Other readings will be listed here:

More information about Jimmy's book is available here:

Our latest Ocracoke Newsletter is the story of a 1911 wedding on Portsmouth Island. You can read it here:

Wednesday, February 23, 2011

David & Alice Williams Cemetery

David Williams (1858-1938) was a surfman at the US Life Saving Station at Cedar Hammock (just south of Hatteras Inlet) in the late 1800s. When keeper James Howard retired in 1903, David Williams became keeper. He served in that post at Cedar Hammock until 1905. In that year he was transferred to the new station built in Ocracoke village.

Captain Dave and his wife, Alice Wahab Williams, lived on the north side of Cockle Creek (Silver Lake). In the late 1990s their house was acquired by the Ocracoke Preservation Society and moved to its present location where it serves as the Society's museum, gift shop, research library, and offices.

Captain Dave and Miss Alice have no direct descendants living on Ocracoke Island. They are buried, along with children and their spouses, in a brick-enclosed cemetery near the British Cemetery and the George Howard Cemetery. Within the last year, briars, vines, and weeds began encroaching on the markers and brick walls. Saturday morning Bill, Dave, Ralph, Andrew, DeAnna, and I (members of the Ocracoke Preservation Society) met at the cemetery with rakes, clippers, weed eaters, and a grass cutter. By the end of thirty minutes the cemetery was neatly trimmed and presentable once more.

The Ocracoke Civic & Business Association is negotiating with island contractors to repair the brick wall.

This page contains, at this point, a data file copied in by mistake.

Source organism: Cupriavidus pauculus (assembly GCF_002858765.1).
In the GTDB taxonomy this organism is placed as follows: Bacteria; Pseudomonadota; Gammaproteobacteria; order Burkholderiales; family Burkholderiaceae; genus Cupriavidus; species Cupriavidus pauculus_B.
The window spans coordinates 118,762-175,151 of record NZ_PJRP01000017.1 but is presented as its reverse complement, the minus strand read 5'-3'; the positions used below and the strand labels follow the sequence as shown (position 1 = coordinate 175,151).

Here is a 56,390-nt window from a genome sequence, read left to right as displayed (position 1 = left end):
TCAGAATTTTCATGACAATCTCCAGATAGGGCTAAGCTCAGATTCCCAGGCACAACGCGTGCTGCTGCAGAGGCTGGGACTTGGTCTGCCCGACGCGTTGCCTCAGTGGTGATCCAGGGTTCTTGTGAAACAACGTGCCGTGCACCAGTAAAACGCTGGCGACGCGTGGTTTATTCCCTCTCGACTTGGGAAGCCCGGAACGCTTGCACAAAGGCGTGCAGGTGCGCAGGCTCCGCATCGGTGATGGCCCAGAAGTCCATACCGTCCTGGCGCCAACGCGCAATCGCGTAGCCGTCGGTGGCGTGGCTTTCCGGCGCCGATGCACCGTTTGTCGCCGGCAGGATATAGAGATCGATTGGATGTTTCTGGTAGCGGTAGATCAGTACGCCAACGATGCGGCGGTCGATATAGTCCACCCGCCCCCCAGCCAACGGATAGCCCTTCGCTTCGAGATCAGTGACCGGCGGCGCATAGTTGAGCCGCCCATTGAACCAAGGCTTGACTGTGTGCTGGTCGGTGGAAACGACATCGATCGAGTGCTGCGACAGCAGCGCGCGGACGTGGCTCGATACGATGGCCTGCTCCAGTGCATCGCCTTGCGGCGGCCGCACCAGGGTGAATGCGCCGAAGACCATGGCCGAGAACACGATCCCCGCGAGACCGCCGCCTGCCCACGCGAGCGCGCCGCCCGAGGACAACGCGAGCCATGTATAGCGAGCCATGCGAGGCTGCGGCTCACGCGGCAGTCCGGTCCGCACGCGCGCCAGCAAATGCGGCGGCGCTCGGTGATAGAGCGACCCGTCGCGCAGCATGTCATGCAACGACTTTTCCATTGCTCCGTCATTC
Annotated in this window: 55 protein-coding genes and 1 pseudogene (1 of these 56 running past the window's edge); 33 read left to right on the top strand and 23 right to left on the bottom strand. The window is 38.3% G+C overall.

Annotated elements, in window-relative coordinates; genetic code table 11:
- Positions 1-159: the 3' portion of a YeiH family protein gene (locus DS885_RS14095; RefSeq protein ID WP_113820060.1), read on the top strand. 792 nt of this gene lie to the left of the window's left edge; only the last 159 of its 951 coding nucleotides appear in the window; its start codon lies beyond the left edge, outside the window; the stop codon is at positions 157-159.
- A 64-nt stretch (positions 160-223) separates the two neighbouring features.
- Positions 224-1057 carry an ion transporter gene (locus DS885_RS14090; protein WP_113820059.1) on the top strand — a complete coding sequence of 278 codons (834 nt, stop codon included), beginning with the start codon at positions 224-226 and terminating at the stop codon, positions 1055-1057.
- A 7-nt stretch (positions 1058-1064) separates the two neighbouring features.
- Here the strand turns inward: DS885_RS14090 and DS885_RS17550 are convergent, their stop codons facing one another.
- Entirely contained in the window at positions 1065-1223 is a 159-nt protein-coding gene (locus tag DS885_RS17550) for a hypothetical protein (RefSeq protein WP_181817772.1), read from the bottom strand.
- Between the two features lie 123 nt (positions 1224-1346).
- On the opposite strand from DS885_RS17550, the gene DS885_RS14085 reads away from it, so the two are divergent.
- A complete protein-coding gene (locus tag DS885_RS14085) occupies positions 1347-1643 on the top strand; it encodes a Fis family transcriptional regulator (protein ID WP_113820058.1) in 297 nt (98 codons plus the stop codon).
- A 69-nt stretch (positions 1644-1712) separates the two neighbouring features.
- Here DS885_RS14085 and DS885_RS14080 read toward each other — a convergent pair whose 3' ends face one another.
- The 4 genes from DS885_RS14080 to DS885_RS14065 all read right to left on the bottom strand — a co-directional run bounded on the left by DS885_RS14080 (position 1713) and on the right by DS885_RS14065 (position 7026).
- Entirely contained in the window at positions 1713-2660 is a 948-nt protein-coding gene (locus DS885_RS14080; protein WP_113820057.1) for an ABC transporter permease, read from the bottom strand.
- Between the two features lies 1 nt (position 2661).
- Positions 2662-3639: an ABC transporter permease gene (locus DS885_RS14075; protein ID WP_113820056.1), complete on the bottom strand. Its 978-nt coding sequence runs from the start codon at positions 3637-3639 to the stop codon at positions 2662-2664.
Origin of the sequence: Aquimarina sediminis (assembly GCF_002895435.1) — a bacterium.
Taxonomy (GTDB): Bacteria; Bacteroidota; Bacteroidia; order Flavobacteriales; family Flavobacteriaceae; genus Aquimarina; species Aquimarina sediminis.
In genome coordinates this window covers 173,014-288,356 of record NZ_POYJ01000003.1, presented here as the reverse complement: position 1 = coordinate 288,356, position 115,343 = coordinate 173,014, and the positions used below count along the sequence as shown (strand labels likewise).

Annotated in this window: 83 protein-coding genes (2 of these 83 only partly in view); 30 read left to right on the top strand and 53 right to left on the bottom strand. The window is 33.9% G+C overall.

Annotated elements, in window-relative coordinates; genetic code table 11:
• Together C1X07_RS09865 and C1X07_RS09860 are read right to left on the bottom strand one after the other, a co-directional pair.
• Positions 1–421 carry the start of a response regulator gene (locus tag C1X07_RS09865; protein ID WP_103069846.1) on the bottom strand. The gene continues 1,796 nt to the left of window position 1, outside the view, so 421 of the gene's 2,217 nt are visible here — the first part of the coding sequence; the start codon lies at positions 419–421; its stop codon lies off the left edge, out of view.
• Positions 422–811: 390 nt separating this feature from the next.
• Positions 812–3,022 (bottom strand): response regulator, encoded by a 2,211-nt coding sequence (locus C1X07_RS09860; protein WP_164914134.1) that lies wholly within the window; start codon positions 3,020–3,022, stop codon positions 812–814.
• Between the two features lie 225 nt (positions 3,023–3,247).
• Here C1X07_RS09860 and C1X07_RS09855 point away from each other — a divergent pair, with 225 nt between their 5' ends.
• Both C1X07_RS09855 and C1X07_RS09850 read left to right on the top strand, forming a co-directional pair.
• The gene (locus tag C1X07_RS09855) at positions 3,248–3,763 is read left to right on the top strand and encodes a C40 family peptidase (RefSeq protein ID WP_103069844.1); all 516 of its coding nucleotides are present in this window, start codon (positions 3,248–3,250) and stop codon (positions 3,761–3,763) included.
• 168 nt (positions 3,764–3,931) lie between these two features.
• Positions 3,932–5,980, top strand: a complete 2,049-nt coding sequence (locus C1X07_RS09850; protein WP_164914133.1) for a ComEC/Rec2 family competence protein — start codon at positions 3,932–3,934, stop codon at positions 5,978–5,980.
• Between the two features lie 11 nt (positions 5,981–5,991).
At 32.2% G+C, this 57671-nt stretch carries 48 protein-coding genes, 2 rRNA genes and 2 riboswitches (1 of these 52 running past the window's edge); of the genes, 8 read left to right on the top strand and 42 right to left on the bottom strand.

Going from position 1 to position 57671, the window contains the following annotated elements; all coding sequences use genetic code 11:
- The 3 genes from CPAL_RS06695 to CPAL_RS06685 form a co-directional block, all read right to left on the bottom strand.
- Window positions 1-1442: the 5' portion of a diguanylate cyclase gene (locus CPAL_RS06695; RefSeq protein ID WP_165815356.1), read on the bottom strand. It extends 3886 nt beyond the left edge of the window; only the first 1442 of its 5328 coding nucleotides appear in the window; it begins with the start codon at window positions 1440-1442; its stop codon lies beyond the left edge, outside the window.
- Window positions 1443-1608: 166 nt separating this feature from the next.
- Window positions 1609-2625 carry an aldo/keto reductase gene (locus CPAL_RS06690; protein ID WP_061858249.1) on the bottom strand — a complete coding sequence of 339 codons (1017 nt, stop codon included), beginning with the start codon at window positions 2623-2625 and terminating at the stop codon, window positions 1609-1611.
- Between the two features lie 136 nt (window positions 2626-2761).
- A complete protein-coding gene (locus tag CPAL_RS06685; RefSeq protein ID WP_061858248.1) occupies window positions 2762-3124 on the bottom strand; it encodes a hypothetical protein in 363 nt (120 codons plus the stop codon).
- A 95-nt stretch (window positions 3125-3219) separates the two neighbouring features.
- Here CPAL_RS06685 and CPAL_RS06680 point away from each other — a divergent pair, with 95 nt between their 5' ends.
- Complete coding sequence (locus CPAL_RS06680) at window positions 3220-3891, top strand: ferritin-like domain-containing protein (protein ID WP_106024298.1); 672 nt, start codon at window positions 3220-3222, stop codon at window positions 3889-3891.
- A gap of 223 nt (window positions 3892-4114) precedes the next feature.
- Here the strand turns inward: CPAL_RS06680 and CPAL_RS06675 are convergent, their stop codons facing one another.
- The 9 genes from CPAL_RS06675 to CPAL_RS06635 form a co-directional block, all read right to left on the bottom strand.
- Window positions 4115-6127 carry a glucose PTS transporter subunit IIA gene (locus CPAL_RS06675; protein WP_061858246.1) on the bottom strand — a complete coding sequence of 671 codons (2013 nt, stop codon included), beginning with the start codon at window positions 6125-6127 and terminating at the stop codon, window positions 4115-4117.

Click on any photo below to see what's been done.

The Williams Cemetery before the Cleanup:

Making Progress:

Andrew attacking vines:

Another View:

Our latest Ocracoke Newsletter is the story of a 1911 wedding on Portsmouth Island. You can read it here:

Tuesday, February 22, 2011

The Civil War on Ocracoke & Hatteras

The National Park Service has just issued a News Release.

The National Park Service ("Outer Banks Group: Know Your Park, Citizen Science Program Series) continues this winter with a presentation from Civil War historian Drew Pullen on Monday, February 28th at the Fessenden Center in Buxton at 7:30 p.m. and on Tuesday, March 1st at the Ocracoke Community Center at 7:30 p.m.

The program is free and will last approximately 1 hour.

Civil War activities on Hatteras and Ocracoke Islands are a timely topic as the sesquicentennial (150 year anniversary) of these events is fast approaching. Some of these activities are important “firsts” during the Civil War, including:

* July 10, 1861 -The first hostile shots fired by the U.S. Navy at Southern-held territory on the oceanfront—The side-wheel steamer-boat Harriet Lane shelled Fort Hatteras and Fort Clark at Hatteras Inlet;
* July 21, 1861 – The first true naval engagement—The USS Albatross fought the North Carolina steamer Beaufort off Oregon Inlet;
* August 28, 1861 – The first amphibious landing – Union troops came ashore to capture Fort Hatteras;
* October 1, 1861 – The first capture of a United States vessel—Confederate forces captured the Union tug Fanny in the Pamlico Sound; and
* November 18, 1861 – The first provisional Unionist government within a seceded state—Formed at Hatteras, it consisted of two men and did not last long.